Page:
Hirt’s wonderfully rich narrative of the northwest emphasizes the region’s early adoption of the electrical revolution, pioneered by industry magnates who both lighted private residences and began the process of illuminating those job sites where artificial light promised to increase productivity and profits, like mines and shipping yards, as well as re-organize factories on both sides of the border. Subjects include the amalgamation of small utilities into ever larger ones, the enthusiastic optimism in the possibilities offered by this new technology (some of which were quickly tempered by unequal service and prices for residential and commercial customers), apprehension of growing monopolies, conflict between competing industries attempting to rationalize the river (hydroelectric versus fishing), and the distinctive nature of energy history in the Northwest,  uniquely marked by geography as hydroelectric boosters, entrepreneurs, cooperatives, and regulators followed the twisting rivers, gorges, and watersheds of the region.

Hirt tends to favor the machinations of the private utility and the needs of industry, yet given his charge to synthesize a hundred years of energy history this is not entirely his fault. Municipal utilities, as shown by Wilma, et. al., were, especially in the early years, mercurial and small in number. Indeed, Wilma, et. al. provides a balance to Hirt’s narrative of the ideological struggle which quickly developed between proponents of private and public power by reminding us of the development of a powerful electric sensibility by the masses of people that could only be sated by more reliable, lower-priced, and increasing amounts of electricity.

Together Hirt and Wilma, et. al. demonstrate the fear of “foreigners” held by West Coast citizens, as they saw bankers, financiers, and capitalists from Chicago, Boston and New York attempt to enter the electric utility market via direct and indirect avenues of influence. They both also agree that the 1915 victory of the National Electric Light Association, effectively prohibiting municipal electric utilities from selling power beyond city limits, was a serious blow to anti-corporate interests in the public-private war. This conflict would, over time, come to dominate the electric industry no just in the Northwest, but across the United States.

At the same time, they each bring independent subjects to bear. Hirt highlights the particularities of electric power in the United States and Canada, like the fact that for Canadians growth remained generally slower, government regulation less transformative (especially during the world wars), and the worldwide depression of the 1930s more inhibiting to rural electrification, technical progress, and large hydroelectric projects because of already-strained economies and cautious financiers. He also spends considerable time with the Bonneville Power Administration and the long-reaching effects of federally funded hydroelectric projects would have on shaping the industry. Wilma, et. al., on the other hand, traces in meticulous detail the Seattle City Light’s sometimes rocky growth into the largest publicly owned utility in the region. Particularly welcome are moments like Seattle City Light’s implementation of public tours from 1929-1940, designed to keep the utility in the public eye during economic hardship. Picturesque train rides, guided tours of the monumental engineering project at Skagit River, an overnight stay, and imported plant and animal life made the destination successful to the tune of twenty-two thousand visitors per year by the start of World War Two. Especially useful to the reader is Wilma, et. al.’s rendering of life as a City Light employee with respect not only to daily activities for linemen, sales people, and troubleshooters, but the extent to which they all formed a complex association of families who lived, learned, worked, voted, commiserated and celebrated together.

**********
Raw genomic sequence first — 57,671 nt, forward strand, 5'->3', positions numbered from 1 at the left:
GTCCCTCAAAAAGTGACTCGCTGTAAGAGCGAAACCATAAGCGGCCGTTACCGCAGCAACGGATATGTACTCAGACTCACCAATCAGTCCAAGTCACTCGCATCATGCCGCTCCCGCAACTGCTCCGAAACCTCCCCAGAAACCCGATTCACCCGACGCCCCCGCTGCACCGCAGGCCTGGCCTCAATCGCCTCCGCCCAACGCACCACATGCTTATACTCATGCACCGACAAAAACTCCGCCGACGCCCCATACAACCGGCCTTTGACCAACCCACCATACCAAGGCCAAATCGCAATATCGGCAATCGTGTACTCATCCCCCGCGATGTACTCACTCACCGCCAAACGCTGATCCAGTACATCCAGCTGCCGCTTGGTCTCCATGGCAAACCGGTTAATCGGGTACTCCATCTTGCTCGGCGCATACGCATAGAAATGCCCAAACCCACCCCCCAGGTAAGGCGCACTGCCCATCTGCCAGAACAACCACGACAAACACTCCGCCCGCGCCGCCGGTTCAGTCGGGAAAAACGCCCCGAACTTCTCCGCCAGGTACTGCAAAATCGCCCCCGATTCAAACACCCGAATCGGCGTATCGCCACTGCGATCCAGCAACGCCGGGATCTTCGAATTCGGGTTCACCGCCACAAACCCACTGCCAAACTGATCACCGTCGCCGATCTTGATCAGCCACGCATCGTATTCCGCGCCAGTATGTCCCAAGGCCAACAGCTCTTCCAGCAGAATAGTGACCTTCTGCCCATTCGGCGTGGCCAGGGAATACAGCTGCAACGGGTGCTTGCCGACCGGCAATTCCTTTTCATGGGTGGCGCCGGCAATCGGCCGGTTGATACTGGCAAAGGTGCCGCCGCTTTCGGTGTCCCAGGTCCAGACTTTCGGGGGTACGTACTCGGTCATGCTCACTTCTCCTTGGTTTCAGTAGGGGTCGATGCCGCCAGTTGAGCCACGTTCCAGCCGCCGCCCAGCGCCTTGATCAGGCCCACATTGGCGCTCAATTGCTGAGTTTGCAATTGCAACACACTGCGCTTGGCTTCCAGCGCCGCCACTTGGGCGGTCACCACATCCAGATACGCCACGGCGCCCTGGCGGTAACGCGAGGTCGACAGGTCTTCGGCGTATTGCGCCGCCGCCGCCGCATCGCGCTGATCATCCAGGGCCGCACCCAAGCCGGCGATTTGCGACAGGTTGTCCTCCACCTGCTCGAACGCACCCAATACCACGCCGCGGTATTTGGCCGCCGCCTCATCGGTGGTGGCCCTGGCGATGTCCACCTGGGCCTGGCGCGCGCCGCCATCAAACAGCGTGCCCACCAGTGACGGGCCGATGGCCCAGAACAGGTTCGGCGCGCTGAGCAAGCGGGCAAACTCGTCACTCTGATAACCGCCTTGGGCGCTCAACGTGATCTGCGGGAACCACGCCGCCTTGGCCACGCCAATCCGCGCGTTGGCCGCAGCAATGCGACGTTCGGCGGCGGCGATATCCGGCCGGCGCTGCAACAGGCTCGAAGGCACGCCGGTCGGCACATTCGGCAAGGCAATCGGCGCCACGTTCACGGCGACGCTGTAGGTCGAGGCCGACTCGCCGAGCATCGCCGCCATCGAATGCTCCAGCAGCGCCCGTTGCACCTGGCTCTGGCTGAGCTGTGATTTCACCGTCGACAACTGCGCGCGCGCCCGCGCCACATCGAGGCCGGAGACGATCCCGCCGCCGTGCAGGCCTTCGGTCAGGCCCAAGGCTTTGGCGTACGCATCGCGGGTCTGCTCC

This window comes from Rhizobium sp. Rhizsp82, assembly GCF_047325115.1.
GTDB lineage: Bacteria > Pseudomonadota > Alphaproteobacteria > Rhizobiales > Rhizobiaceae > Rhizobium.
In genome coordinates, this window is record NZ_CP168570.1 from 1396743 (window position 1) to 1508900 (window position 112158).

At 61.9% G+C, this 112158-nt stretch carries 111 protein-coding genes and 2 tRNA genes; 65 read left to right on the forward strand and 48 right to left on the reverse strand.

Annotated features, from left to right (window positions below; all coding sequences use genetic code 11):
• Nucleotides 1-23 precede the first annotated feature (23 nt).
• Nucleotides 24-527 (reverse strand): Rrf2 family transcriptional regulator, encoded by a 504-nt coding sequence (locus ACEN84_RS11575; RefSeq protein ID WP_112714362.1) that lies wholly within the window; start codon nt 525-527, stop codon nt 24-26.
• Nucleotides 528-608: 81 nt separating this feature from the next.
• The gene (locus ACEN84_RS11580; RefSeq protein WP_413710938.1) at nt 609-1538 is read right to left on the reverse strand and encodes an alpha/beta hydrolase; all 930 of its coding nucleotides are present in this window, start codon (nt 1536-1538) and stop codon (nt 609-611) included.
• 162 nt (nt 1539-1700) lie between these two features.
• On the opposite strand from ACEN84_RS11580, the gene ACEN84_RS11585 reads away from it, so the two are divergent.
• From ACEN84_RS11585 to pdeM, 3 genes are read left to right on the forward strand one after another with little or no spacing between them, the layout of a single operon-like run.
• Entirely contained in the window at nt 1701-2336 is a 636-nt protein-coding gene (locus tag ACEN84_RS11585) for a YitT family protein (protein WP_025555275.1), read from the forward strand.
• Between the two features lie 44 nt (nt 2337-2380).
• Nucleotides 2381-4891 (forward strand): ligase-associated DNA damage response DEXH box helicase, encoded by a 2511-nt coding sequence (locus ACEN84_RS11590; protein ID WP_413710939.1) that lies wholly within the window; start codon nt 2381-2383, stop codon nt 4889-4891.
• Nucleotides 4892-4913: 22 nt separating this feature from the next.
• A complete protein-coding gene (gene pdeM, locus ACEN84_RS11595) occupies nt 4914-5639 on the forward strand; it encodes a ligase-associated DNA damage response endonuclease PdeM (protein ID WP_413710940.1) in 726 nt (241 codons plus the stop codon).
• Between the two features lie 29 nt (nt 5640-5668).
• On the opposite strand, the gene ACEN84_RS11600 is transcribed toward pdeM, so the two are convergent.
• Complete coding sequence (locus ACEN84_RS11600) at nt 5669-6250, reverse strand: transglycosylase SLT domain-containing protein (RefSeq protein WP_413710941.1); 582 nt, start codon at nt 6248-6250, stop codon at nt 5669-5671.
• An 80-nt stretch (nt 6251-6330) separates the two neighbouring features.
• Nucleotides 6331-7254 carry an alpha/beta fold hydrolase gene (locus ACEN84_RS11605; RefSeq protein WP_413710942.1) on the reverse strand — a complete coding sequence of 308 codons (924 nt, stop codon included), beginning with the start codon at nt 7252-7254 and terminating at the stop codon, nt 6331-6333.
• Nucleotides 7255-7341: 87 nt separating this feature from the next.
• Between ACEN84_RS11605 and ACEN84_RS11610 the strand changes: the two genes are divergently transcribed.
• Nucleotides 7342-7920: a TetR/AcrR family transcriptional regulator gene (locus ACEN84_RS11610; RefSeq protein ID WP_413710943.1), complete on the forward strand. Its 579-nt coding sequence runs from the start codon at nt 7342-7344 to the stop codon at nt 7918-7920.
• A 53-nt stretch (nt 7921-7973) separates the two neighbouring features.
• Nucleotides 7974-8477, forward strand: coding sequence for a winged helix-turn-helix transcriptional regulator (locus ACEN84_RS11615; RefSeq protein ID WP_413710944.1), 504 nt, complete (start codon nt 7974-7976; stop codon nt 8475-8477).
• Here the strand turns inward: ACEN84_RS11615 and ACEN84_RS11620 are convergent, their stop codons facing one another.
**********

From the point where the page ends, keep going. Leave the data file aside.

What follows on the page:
The two texts are not without their disagreements. For instance, Wilma, et. al argues that in the early years of Seattle City Light residential customers were charged eight cents per kilowatt hour, with reduced rates as usage increased, while for commercial customers, rates were “generally higher” (28). This is in contrast to the trend unearthed by Hirt, which without fail notices commercial customers who use far more electricity than the average residential customer enjoying significantly reduced rates. Such trends provided continuous ammunition for the multifarious interests publicly debating the merits of various degrees of public and private ownership.

Both Hirt and Wilma end their parallel narratives with the onset of the 1970s and how the philosophy of pushing unending consumption (on the basis that production would meet future needs) suffered a relatively quick, if not easy, death. Economic realities along with local and global politics changed the landscape of public and private power. New imperatives transformed what it meant to be a corporate or public electric power entity in the late twentieth century, as the advent of the environmental impact study and new definitions of conservation among bureaucrats together redefined the manner by which the public accepted the harnessing of nature’s energy for their own and future generations.


This review will be published in the upcoming issue of the Pacific Northwest Quarterly.